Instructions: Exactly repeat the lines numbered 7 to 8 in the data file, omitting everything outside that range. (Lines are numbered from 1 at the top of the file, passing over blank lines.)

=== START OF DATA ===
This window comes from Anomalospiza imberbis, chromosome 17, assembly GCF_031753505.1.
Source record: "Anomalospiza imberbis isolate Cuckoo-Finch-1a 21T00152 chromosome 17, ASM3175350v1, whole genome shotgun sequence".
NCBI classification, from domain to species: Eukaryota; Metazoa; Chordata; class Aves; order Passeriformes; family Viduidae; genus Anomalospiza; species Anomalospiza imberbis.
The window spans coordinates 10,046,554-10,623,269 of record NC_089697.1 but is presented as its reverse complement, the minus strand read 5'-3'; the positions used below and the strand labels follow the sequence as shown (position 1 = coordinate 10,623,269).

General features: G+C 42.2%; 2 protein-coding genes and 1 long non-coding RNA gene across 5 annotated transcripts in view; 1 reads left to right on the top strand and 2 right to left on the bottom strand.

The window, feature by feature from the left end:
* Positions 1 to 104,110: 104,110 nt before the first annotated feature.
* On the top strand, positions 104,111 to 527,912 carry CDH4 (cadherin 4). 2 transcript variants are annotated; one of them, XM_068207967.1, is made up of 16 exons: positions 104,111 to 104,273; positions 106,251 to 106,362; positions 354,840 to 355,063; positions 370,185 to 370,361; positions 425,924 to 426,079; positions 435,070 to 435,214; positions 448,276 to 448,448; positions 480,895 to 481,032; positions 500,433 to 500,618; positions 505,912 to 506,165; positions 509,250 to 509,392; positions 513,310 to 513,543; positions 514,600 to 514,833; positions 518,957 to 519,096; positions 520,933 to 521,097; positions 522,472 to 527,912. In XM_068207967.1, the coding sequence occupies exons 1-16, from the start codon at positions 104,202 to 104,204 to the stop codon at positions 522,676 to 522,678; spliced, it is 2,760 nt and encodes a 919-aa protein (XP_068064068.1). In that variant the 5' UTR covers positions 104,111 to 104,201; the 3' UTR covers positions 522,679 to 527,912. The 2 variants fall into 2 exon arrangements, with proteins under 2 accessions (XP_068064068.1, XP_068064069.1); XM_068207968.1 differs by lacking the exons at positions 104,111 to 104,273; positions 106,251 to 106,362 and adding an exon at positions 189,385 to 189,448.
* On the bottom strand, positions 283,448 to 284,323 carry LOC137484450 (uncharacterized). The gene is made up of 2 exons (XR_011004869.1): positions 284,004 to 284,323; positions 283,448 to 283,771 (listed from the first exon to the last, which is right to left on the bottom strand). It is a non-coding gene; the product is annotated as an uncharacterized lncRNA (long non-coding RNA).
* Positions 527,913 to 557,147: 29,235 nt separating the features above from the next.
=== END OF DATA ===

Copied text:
* Positions 1 to 104,110: 104,110 nt before the first annotated feature.
* On the top strand, positions 104,111 to 527,912 carry CDH4 (cadherin 4). 2 transcript variants are annotated; one of them, XM_068207967.1, is made up of 16 exons: positions 104,111 to 104,273; positions 106,251 to 106,362; positions 354,840 to 355,063; positions 370,185 to 370,361; positions 425,924 to 426,079; positions 435,070 to 435,214; positions 448,276 to 448,448; positions 480,895 to 481,032; positions 500,433 to 500,618; positions 505,912 to 506,165; positions 509,250 to 509,392; positions 513,310 to 513,543; positions 514,600 to 514,833; positions 518,957 to 519,096; positions 520,933 to 521,097; positions 522,472 to 527,912. In XM_068207967.1, the coding sequence occupies exons 1-16, from the start codon at positions 104,202 to 104,204 to the stop codon at positions 522,676 to 522,678; spliced, it is 2,760 nt and encodes a 919-aa protein (XP_068064068.1). In that variant the 5' UTR covers positions 104,111 to 104,201; the 3' UTR covers positions 522,679 to 527,912. The 2 variants fall into 2 exon arrangements, with proteins under 2 accessions (XP_068064068.1, XP_068064069.1); XM_068207968.1 differs by lacking the exons at positions 104,111 to 104,273; positions 106,251 to 106,362 and adding an exon at positions 189,385 to 189,448.